Those who prefer a milder form of partying will find it in every island and coastal town. Mykonos of course is the upscale party capital of Greece.
On the opposite end of the scale, Greece is also a great destination if you are interested in ancient history, art, and culture. If we accept the wild claim that western civilization has a birth place and time, it would be hard to argue that ancient Greece wasn't it. But even if we reject that wild claim, it would be equally hard to argue that ancient Greek thought, art, and culture, hasn't dominated western civilization for over two thousand years.
But even if you don't care about the deeper meaning of the significance of ancient Greece, you should at least let yourself enjoy the magnificent products of Greek civilization. Hard-core ancient history enthusiasts will be living in wonderland every time they lay their eyes on the plethora of ancient ruins, archaeological sites, historic places, and of course, ancient art and architecture.
I have compiled in one page the most significant places of ancient Greece that one should absolutely see while in Greece, many of which would warrant a trip around the world to enjoy them. It would not hurt to know a little bit about the history of Greece.
Even though through our articles we advocate and enjoy independent travel, we understand the value of kicking back and doing nothing while a luxury boat takes you around the most spectacular islands of Greece. I have worked on cruise lines in my youth (both around the world and around the Aegean), and I have enjoyed a few cruises as a passenger, so I can understand the attraction and value many see in cruise ships.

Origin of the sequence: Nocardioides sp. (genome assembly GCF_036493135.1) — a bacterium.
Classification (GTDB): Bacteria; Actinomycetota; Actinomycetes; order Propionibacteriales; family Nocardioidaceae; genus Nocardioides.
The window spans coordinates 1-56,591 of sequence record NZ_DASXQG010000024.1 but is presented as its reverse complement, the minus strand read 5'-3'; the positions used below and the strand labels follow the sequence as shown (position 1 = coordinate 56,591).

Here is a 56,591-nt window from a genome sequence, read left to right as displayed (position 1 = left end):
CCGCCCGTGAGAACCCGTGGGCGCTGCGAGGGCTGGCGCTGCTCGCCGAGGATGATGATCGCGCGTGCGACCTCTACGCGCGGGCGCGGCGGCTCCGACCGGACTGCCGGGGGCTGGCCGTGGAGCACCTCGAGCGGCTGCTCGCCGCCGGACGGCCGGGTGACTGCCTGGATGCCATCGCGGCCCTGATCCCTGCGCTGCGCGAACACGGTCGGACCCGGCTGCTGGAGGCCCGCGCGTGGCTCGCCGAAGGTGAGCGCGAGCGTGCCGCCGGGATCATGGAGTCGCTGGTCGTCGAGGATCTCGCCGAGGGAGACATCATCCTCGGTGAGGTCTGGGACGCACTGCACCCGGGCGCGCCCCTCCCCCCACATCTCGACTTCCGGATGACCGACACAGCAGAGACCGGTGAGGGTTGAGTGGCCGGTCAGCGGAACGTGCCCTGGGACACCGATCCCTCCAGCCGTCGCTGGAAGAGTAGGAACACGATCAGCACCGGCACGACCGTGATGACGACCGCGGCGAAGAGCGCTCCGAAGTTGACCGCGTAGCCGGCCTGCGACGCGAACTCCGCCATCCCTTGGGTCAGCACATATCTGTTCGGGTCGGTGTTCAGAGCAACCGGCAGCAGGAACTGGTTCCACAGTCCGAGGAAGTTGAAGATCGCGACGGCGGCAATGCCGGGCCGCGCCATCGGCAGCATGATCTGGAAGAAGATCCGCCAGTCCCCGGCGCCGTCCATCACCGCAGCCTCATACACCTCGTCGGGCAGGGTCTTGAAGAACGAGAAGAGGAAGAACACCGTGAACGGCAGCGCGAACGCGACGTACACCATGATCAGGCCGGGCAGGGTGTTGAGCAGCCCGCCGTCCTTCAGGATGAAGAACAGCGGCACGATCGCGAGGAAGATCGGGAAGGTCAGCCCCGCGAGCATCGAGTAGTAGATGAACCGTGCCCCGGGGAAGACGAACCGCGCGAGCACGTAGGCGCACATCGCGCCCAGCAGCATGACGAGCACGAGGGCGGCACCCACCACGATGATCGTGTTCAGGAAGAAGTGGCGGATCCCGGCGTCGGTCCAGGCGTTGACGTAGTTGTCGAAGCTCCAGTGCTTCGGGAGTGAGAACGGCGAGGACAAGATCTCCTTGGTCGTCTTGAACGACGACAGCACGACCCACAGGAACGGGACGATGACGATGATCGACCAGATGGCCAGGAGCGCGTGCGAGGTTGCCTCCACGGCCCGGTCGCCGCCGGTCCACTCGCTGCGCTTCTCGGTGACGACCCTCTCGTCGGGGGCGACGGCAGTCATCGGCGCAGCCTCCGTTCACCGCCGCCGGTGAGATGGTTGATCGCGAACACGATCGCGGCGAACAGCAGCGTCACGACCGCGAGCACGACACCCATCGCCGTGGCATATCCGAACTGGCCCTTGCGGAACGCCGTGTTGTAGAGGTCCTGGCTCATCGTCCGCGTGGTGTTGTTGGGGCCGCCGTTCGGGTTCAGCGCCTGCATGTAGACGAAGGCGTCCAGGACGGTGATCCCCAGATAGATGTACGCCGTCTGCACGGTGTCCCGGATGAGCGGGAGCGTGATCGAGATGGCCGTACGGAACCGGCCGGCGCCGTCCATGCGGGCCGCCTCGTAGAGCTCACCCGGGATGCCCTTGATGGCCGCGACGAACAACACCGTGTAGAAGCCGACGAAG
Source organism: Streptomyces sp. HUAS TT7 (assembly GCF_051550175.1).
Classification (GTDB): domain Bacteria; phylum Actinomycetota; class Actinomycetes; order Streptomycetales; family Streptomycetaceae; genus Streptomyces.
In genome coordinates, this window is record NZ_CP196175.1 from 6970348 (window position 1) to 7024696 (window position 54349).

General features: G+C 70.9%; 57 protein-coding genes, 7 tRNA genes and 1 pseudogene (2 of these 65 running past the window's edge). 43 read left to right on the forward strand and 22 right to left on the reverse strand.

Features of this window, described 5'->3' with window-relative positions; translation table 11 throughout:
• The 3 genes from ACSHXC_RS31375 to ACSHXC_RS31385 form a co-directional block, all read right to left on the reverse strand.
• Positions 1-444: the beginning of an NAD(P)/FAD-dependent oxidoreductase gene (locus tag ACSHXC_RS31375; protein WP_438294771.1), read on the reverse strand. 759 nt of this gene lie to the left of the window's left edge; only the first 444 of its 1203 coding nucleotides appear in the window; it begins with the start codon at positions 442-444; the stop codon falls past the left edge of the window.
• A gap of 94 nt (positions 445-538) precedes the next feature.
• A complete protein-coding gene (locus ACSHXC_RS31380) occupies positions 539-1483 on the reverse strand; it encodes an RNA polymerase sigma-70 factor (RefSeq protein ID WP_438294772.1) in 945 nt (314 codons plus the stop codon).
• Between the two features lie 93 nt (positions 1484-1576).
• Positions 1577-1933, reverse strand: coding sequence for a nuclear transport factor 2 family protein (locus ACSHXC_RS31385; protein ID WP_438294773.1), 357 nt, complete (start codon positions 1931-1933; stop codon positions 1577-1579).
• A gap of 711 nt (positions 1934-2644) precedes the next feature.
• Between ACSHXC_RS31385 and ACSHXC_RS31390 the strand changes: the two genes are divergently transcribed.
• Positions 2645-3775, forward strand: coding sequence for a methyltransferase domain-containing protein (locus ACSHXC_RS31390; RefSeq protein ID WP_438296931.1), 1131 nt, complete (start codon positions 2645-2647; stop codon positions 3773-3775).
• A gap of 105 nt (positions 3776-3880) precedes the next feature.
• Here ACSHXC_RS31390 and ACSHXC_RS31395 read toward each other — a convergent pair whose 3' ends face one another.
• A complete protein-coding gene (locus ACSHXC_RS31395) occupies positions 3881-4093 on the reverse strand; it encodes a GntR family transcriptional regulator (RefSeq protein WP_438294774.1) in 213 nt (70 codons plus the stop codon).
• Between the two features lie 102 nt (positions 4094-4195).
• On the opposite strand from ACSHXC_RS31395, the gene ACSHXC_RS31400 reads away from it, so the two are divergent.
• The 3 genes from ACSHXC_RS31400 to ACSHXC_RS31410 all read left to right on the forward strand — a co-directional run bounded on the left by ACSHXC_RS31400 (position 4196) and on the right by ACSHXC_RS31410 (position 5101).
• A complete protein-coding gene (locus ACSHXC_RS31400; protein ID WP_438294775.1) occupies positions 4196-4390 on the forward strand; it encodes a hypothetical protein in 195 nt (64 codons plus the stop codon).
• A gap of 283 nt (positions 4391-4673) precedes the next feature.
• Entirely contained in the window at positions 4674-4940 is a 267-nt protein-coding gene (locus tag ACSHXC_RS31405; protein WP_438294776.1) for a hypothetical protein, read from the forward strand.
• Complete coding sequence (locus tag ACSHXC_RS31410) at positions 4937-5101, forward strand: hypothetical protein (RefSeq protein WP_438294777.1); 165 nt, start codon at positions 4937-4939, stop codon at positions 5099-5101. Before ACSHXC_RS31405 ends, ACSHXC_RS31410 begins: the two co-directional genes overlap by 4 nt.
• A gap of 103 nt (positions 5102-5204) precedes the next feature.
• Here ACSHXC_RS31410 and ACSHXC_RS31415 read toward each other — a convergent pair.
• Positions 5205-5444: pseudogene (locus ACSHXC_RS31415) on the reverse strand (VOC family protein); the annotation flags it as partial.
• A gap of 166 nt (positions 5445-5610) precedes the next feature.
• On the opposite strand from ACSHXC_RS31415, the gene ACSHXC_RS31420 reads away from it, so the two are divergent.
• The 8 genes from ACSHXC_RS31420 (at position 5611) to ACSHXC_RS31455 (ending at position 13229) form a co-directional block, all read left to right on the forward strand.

The Aegean is one of the most popular cruising destinations in the world, and cruise ships for all styles and wallets sail through its water every summer. The itineraries are identical between most cruises and include seven, four, or three-day cruises with destinations such as Mykonos, Santorini, Patmos, Kusadasi (Turkey), Istanbul (Turkey). These are the staple islands, and some add other popular destinations that include Crete (Heraklion), and Rhodes, but rarely other ports like Skiathos, Volos, or Nafplion.
In general, you can expect decent comfort, tons of free food and drinks (for a flat fee), and limited time in each port of call. Most of the cruise lines offer deep discounts in cabin tickets, but have interesting ways of enticing passengers to sign up for extras like bus tours in each destination. From my experience, the bus tours are of good value in places like Kusadasi, Patmos, and Herakion, but you can safely skip them in favor of a leisurely walk around towns like Mykonos and Santorini.
Having been both a crew member and a passenger of the one-day Saronic gulf cruises out of Athens, I could not recommend them. From our experience, they offer extremely limited time to enjoy each port, while the ammenities on board are extremely limited and of low value. A better alternative would be to use the local ferries to enjoy Aegina, Poros, and Hydra on a day-trip out of Pireas (the port of Athens.)
Somehow, adventure travel is not something that Greece is known for. That's in large part due to the fact that Greece is a small country and it would not be easy to find spots where civilization hasn't crept in. If hiking and trekking can be considered adventures, there are plenty to do in Greece. Many islands offer ancient footpaths one can follow for hours, and there are mainly gorges and canyons that offer different degrees of difficulty to trekkers.
The most well organized (and promoted) is Samaria gorge in southern Crete, but the same island is home to dozens of little known and sometimes very dangerous gorges, especially in the south. Another well known gorge is Vikos gorge in Epiros. If you decide to undertake a trip through the gorges of Greece, you should make sure that you are well prepared, that you travel with company and with a qualified guide that can take you through and show you the most interesting routes safely. It is not uncommon for tourists to be lost or get stranded, and too often for comfort injure themselves or lose their life.
There are several rivers in northern Greece and the interior of the Peloponnese that are offered for Kayaking and white-water rafting. Again, our advice would be to search a qualified guide for such adventures because local conditions can trump even experienced adventure seekers.